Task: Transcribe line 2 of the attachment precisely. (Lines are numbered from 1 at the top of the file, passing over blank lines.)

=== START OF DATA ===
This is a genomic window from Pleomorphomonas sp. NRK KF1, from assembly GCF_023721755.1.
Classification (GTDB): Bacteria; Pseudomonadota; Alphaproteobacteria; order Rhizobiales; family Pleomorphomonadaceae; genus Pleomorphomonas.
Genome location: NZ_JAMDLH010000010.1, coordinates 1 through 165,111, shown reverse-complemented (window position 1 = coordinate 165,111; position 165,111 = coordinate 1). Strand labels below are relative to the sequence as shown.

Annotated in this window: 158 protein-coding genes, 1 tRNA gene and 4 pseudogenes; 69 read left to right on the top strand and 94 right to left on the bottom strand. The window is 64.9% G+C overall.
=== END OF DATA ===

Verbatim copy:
Classification (GTDB): Bacteria; Pseudomonadota; Alphaproteobacteria; order Rhizobiales; family Pleomorphomonadaceae; genus Pleomorphomonas.